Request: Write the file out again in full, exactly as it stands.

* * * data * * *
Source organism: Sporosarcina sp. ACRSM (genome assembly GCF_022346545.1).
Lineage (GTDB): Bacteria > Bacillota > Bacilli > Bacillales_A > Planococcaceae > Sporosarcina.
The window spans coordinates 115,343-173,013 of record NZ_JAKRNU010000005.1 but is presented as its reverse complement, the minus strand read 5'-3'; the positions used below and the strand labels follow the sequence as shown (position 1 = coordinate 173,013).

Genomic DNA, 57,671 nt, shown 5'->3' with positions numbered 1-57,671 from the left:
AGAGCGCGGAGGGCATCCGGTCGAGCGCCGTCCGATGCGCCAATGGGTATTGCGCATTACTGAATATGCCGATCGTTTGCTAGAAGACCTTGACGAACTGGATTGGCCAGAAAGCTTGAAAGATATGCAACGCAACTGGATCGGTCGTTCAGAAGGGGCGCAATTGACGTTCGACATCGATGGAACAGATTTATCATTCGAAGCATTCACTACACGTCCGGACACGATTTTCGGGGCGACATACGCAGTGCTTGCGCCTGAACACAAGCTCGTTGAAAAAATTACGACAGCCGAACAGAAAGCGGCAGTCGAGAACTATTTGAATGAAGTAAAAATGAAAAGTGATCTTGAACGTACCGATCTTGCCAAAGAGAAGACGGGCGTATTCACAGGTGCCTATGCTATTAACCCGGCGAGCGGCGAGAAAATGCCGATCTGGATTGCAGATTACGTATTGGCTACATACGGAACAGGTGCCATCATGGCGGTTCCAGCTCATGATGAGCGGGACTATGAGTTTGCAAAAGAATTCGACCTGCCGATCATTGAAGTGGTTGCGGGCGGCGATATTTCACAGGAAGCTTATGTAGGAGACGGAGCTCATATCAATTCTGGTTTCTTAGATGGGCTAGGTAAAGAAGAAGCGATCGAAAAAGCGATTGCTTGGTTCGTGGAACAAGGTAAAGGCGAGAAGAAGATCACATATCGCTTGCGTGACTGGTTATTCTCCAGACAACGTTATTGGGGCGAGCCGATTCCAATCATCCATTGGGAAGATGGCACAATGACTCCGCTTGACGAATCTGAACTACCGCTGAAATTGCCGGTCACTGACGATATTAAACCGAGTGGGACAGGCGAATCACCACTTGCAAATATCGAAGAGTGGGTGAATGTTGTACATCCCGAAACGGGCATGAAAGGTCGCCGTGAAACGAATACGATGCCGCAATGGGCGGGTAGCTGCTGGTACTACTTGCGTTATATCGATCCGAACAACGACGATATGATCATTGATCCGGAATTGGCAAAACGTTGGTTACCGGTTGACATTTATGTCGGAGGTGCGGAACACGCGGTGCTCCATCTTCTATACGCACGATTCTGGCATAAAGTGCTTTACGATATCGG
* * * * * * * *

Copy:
Source organism: Sporosarcina sp. ACRSM (genome assembly GCF_022346545.1).
Lineage (GTDB): Bacteria > Bacillota > Bacilli > Bacillales_A > Planococcaceae > Sporosarcina.
The window spans coordinates 115,343-173,013 of record NZ_JAKRNU010000005.1 but is presented as its reverse complement, the minus strand read 5'-3'; the positions used below and the strand labels follow the sequence as shown (position 1 = coordinate 173,013).

Genomic DNA, 57,671 nt, shown 5'->3' with positions numbered 1-57,671 from the left:
AGAGCGCGGAGGGCATCCGGTCGAGCGCCGTCCGATGCGCCAATGGGTATTGCGCATTACTGAATATGCCGATCGTTTGCTAGAAGACCTTGACGAACTGGATTGGCCAGAAAGCTTGAAAGATATGCAACGCAACTGGATCGGTCGTTCAGAAGGGGCGCAATTGACGTTCGACATCGATGGAACAGATTTATCATTCGAAGCATTCACTACACGTCCGGACACGATTTTCGGGGCGACATACGCAGTGCTTGCGCCTGAACACAAGCTCGTTGAAAAAATTACGACAGCCGAACAGAAAGCGGCAGTCGAGAACTATTTGAATGAAGTAAAAATGAAAAGTGATCTTGAACGTACCGATCTTGCCAAAGAGAAGACGGGCGTATTCACAGGTGCCTATGCTATTAACCCGGCGAGCGGCGAGAAAATGCCGATCTGGATTGCAGATTACGTATTGGCTACATACGGAACAGGTGCCATCATGGCGGTTCCAGCTCATGATGAGCGGGACTATGAGTTTGCAAAAGAATTCGACCTGCCGATCATTGAAGTGGTTGCGGGCGGCGATATTTCACAGGAAGCTTATGTAGGAGACGGAGCTCATATCAATTCTGGTTTCTTAGATGGGCTAGGTAAAGAAGAAGCGATCGAAAAAGCGATTGCTTGGTTCGTGGAACAAGGTAAAGGCGAGAAGAAGATCACATATCGCTTGCGTGACTGGTTATTCTCCAGACAACGTTATTGGGGCGAGCCGATTCCAATCATCCATTGGGAAGATGGCACAATGACTCCGCTTGACGAATCTGAACTACCGCTGAAATTGCCGGTCACTGACGATATTAAACCGAGTGGGACAGGCGAATCACCACTTGCAAATATCGAAGAGTGGGTGAATGTTGTACATCCCGAAACGGGCATGAAAGGTCGCCGTGAAACGAATACGATGCCGCAATGGGCGGGTAGCTGCTGGTACTACTTGCGTTATATCGATCCGAACAACGACGATATGATCATTGATCCGGAATTGGCAAAACGTTGGTTACCGGTTGACATTTATGTCGGAGGTGCGGAACACGCGGTGCTCCATCTTCTATACGCACGATTCTGGCATAAAGTGCTTTACGATATCGG